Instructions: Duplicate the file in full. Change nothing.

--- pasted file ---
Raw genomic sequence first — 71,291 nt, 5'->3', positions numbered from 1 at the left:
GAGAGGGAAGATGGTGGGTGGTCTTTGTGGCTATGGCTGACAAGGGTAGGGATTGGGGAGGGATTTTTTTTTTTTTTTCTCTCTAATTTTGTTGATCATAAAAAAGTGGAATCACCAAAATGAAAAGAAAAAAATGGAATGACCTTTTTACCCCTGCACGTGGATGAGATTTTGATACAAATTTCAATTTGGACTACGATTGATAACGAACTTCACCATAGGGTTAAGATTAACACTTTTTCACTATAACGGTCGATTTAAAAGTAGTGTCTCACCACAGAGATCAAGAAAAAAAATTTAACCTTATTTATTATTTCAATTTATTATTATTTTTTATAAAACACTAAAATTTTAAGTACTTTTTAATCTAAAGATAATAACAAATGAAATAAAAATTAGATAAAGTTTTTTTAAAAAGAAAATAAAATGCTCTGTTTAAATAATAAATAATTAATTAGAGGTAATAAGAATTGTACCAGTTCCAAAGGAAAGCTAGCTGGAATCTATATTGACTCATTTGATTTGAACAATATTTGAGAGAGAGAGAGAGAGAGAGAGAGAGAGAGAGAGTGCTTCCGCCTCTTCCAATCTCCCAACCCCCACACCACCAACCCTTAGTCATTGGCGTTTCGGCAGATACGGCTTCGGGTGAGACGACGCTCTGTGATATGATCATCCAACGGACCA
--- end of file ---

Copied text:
Raw genomic sequence first — 71,291 nt, 5'->3', positions numbered from 1 at the left:
GAGAGGGAAGATGGTGGGTGGTCTTTGTGGCTATGGCTGACAAGGGTAGGGATTGGGGAGGGATTTTTTTTTTTTTTTCTCTCTAATTTTGTTGATCATAAAAAAGTGGAATCACCAAAATGAAAAGAAAAAAATGGAATGACCTTTTTACCCCTGCACGTGGATGAGATTTTGATACAAATTTCAATTTGGACTACGATTGATAACGAACTTCACCATAGGGTTAAGATTAACACTTTTTCACTATAACGGTCGATTTAAAAGTAGTGTCTCACCACAGAGATCAAGAAAAAAAATTTAACCTTATTTATTATTTCAATTTATTATTATTTTTTATAAAACACTAAAATTTTAAGTACTTTTTAATCTAAAGATAATAACAAATGAAATAAAAATTAGATAAAGTTTTTTTAAAAAGAAAATAAAATGCTCTGTTTAAATAATAAATAATTAATTAGAGGTAATAAGAATTGTACCAGTTCCAAAGGAAAGCTAGCTGGAATCTATATTGACTCATTTGATTTGAACAATATTTGAGAGAGAGAGAGAGAGAGAGAGAGAGAGAGAGAGTGCTTCCGCCTCTTCCAATCTCCCAACCCCCACACCACCAACCCTTAGTCATTGGCGTTTCGGCAGATACGGCTTCGGGTGAGACGACGCTCTGTGATATGATCATCCAACGGACCA